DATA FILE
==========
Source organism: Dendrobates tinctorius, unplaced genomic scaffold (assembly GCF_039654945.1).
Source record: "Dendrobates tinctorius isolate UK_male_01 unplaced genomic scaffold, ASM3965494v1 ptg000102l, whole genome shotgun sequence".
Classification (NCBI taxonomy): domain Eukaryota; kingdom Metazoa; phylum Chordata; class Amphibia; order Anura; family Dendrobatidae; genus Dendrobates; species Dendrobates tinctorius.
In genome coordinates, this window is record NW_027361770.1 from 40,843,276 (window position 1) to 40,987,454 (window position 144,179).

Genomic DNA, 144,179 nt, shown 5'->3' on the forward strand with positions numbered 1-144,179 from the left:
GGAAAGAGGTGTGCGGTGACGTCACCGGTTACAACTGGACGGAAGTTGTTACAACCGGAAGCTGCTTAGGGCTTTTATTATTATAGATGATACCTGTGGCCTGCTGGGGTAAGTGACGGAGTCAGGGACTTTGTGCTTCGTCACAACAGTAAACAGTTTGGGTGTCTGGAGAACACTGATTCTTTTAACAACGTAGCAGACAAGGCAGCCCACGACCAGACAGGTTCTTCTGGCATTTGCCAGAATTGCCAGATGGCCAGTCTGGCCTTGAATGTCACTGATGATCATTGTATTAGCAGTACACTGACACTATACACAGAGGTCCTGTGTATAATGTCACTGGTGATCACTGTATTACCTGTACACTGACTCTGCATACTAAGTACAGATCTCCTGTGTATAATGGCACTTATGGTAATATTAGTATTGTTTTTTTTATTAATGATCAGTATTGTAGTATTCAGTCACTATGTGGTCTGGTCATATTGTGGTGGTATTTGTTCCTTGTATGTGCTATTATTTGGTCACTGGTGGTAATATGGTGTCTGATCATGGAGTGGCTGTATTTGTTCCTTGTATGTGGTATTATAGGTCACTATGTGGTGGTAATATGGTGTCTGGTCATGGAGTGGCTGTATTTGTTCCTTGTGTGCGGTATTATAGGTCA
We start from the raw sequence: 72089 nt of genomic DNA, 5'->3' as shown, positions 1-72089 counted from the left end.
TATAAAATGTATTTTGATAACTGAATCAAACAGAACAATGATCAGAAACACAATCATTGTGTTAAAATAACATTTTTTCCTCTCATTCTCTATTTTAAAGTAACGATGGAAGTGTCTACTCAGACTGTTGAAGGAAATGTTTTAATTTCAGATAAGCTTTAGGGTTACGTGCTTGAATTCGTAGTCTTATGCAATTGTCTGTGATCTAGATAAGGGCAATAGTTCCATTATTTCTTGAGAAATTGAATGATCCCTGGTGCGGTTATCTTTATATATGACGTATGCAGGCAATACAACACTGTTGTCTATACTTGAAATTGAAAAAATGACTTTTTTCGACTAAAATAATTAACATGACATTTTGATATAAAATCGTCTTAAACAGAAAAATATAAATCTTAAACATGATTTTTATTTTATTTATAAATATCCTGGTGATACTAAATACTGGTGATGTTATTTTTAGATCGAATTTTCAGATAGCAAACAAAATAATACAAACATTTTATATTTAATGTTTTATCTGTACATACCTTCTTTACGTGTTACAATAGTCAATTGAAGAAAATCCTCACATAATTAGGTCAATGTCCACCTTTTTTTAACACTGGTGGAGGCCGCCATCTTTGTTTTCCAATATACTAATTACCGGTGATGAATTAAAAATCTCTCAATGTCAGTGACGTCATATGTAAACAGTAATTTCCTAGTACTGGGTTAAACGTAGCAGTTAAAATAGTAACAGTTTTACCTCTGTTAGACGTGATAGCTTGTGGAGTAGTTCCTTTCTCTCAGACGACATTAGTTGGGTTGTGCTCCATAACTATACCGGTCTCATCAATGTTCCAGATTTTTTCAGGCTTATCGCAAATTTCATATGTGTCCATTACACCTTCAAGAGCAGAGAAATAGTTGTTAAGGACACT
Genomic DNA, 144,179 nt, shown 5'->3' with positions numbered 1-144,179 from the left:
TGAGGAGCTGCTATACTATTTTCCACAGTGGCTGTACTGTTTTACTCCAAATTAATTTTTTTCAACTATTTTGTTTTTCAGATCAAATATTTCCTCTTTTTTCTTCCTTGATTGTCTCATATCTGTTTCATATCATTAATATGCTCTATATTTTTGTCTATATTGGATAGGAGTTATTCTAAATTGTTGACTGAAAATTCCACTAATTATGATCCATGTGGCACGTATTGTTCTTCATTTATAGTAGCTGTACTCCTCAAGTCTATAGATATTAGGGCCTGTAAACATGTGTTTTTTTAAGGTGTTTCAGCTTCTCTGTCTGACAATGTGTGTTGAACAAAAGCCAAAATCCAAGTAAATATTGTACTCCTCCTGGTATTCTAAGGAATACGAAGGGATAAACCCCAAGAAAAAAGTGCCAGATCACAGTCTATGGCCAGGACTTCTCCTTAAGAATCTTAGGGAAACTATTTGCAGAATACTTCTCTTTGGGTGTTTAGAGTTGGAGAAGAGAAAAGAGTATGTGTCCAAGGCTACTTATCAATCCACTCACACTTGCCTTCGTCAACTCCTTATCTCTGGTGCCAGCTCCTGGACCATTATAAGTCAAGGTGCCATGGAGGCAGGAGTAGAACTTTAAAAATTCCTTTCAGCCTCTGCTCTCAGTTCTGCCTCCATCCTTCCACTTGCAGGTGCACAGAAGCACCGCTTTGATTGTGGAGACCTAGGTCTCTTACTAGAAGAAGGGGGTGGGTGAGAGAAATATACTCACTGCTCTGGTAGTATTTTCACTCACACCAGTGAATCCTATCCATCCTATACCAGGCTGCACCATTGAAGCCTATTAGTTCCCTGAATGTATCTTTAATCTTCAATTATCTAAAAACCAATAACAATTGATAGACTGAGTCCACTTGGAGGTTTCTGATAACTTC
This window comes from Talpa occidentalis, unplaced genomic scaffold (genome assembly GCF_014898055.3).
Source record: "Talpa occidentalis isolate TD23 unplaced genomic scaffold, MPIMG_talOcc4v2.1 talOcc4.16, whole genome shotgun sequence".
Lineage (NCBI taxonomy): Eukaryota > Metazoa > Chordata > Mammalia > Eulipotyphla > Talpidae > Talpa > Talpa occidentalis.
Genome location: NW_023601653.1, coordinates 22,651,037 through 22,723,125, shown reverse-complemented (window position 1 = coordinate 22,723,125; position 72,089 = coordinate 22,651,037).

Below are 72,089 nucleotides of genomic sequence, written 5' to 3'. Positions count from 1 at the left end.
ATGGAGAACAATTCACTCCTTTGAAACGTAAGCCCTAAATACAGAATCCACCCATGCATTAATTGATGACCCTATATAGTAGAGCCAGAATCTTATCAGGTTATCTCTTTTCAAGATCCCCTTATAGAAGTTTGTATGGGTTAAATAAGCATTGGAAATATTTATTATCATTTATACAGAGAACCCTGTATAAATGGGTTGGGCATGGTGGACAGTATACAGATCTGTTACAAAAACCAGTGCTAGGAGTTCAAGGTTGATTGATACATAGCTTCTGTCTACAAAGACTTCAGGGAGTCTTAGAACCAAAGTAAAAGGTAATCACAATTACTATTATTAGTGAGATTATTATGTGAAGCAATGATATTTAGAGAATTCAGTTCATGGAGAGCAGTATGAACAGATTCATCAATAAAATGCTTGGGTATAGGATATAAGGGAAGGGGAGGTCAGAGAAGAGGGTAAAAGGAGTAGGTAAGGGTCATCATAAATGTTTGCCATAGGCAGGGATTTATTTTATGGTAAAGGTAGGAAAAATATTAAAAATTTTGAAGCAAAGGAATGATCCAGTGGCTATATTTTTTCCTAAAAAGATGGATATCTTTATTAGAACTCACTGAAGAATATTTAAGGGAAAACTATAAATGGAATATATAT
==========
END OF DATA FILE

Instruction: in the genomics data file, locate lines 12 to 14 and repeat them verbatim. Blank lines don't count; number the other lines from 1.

Source record: "Talpa occidentalis isolate TD23 unplaced genomic scaffold, MPIMG_talOcc4v2.1 talOcc4.16, whole genome shotgun sequence".
Lineage (NCBI taxonomy): Eukaryota > Metazoa > Chordata > Mammalia > Eulipotyphla > Talpidae > Talpa > Talpa occidentalis.
Genome location: NW_023601653.1, coordinates 22,651,037 through 22,723,125, shown reverse-complemented (window position 1 = coordinate 22,723,125; position 72,089 = coordinate 22,651,037).